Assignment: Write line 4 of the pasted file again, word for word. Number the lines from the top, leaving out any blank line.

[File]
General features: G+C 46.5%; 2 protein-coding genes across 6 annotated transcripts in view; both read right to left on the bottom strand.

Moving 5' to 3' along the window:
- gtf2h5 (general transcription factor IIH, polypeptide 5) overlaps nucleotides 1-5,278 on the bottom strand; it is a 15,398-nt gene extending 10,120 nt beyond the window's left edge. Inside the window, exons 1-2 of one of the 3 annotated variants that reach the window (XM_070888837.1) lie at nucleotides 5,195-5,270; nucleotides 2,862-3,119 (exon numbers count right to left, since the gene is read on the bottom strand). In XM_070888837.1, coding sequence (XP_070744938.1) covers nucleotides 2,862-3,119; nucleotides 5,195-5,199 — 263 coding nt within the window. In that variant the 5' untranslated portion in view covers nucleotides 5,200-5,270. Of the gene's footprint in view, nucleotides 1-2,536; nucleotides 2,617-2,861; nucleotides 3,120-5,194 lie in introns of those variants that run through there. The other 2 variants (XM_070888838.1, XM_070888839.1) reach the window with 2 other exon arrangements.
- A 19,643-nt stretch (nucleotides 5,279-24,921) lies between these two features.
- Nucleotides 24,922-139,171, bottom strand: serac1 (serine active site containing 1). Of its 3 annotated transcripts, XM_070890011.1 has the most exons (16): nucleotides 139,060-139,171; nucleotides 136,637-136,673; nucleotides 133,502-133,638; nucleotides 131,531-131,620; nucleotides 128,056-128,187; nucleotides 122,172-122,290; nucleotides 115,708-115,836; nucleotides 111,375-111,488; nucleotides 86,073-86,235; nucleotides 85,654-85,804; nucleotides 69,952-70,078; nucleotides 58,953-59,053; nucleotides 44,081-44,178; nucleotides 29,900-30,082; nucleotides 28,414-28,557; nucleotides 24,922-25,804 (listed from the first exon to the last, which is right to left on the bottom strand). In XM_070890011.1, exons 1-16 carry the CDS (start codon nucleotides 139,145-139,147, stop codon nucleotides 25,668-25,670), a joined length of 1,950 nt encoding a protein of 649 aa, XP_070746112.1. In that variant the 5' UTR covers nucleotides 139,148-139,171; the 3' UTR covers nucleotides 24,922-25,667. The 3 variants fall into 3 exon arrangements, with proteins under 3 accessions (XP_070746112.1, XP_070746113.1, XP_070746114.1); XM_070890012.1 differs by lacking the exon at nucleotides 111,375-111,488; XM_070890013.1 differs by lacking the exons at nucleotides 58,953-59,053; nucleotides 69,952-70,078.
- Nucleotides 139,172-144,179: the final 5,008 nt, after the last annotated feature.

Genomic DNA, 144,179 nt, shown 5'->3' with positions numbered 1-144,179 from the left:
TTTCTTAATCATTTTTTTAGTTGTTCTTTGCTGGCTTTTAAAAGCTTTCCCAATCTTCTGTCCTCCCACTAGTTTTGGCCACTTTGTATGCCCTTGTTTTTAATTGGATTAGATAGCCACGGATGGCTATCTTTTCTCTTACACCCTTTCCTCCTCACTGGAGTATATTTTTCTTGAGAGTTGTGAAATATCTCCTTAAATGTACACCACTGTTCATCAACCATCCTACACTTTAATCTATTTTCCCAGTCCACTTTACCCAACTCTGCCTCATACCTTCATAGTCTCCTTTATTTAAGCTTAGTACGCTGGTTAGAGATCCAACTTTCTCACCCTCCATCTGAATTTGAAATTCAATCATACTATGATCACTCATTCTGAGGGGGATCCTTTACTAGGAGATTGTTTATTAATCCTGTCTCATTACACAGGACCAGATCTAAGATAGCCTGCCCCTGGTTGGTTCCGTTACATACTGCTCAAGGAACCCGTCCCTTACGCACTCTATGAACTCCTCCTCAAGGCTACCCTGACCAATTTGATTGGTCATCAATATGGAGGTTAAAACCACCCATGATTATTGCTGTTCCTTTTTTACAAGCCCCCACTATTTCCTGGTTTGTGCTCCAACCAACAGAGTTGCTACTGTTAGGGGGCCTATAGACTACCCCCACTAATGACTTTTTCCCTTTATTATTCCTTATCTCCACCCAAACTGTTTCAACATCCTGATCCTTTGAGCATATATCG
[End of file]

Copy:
- A 19,643-nt stretch (nucleotides 5,279-24,921) lies between these two features.